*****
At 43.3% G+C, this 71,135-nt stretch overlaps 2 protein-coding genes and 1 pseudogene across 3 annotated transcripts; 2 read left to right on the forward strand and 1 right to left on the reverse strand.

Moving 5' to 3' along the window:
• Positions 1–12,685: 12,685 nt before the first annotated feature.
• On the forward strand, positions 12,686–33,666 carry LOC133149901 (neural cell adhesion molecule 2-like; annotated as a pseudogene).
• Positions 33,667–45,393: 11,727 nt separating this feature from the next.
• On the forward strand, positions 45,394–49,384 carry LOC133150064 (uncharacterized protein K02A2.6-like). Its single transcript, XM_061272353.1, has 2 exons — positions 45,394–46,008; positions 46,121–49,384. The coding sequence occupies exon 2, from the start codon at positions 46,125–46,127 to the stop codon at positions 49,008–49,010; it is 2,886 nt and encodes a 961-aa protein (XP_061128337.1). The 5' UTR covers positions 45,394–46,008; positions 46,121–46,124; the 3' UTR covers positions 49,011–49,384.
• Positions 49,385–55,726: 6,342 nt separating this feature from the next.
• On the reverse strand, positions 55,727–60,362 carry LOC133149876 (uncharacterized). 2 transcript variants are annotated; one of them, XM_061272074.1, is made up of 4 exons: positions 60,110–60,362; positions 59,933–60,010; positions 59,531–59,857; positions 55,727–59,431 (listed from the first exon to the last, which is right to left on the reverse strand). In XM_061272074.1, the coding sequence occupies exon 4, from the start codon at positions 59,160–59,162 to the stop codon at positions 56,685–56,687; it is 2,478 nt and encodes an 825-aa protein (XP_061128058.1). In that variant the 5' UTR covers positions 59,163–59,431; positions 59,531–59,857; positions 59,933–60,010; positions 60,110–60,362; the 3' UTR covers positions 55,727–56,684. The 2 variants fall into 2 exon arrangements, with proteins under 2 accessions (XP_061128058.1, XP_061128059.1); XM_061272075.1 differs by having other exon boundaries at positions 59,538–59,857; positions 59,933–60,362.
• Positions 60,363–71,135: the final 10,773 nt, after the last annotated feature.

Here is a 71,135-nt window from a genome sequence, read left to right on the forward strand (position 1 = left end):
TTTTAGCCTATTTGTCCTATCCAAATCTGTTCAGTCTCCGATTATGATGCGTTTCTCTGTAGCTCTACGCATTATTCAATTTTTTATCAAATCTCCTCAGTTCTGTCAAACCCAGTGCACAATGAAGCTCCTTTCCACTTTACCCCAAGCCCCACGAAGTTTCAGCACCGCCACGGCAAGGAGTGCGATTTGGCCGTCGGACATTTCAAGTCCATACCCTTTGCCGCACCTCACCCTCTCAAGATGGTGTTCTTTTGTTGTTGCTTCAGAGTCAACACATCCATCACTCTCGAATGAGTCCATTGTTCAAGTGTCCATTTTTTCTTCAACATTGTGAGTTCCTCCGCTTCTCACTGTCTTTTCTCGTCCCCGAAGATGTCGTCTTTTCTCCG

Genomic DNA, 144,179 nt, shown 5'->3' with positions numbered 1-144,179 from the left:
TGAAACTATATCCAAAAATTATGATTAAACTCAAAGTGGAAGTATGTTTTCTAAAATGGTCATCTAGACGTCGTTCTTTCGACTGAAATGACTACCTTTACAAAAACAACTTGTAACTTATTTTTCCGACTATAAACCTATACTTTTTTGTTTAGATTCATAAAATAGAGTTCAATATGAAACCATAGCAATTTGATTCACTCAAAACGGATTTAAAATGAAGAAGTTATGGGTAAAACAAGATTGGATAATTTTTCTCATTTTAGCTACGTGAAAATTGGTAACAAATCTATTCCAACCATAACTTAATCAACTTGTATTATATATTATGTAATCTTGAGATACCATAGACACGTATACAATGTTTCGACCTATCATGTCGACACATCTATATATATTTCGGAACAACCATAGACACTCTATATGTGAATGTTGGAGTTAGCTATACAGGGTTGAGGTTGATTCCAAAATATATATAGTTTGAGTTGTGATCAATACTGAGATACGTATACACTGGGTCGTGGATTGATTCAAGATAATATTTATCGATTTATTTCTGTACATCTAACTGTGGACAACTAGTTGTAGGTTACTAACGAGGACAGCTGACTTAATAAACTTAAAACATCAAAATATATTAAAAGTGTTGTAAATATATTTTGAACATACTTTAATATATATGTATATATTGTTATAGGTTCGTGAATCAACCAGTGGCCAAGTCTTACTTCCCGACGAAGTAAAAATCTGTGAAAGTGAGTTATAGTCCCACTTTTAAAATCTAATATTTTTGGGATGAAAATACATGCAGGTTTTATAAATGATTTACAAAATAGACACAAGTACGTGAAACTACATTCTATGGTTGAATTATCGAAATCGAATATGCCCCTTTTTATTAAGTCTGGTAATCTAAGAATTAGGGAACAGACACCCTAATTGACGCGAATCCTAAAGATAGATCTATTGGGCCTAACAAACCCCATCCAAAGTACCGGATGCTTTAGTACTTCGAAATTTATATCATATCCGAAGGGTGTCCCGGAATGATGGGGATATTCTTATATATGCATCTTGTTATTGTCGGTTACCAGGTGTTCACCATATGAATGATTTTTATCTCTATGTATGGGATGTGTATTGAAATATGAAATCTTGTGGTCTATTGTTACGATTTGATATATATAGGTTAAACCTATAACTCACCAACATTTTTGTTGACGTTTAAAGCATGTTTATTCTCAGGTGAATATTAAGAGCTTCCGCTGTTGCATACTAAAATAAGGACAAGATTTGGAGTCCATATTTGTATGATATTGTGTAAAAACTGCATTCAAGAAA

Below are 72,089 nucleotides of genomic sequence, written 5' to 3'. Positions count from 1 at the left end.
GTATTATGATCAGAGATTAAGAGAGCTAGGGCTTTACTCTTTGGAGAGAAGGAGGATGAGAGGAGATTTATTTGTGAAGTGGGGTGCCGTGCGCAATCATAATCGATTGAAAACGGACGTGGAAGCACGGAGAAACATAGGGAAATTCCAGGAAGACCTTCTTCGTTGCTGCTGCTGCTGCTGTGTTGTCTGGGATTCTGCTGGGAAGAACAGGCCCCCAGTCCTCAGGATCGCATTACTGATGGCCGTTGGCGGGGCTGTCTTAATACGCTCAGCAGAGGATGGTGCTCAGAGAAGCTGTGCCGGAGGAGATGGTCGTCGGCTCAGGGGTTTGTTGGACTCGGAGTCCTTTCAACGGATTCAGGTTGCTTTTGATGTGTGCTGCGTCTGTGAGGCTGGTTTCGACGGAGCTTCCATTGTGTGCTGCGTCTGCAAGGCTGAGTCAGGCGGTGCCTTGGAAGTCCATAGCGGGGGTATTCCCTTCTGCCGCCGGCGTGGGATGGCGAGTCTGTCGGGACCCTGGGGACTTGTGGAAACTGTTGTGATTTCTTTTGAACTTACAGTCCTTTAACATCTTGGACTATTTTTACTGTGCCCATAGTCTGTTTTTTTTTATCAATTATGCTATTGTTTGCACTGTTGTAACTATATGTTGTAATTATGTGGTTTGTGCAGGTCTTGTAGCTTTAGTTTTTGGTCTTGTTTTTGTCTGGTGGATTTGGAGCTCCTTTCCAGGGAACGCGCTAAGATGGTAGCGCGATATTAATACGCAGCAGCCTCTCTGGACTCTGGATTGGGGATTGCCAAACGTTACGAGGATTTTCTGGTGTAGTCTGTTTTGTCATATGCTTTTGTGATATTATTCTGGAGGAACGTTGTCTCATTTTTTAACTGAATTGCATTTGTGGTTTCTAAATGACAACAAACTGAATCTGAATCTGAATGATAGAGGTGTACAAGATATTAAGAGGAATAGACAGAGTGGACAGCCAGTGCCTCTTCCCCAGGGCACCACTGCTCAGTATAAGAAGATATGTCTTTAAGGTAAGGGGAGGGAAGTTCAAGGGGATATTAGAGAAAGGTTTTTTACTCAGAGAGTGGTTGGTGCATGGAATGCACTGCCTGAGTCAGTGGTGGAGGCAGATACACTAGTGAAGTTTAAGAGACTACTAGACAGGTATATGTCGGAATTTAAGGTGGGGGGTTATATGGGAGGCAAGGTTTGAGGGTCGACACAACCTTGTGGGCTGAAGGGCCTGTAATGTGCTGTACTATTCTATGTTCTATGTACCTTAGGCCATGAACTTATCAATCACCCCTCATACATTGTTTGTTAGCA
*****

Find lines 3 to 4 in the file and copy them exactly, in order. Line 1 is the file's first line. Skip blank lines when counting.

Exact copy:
• Positions 1–12,685: 12,685 nt before the first annotated feature.
• On the forward strand, positions 12,686–33,666 carry LOC133149901 (neural cell adhesion molecule 2-like; annotated as a pseudogene).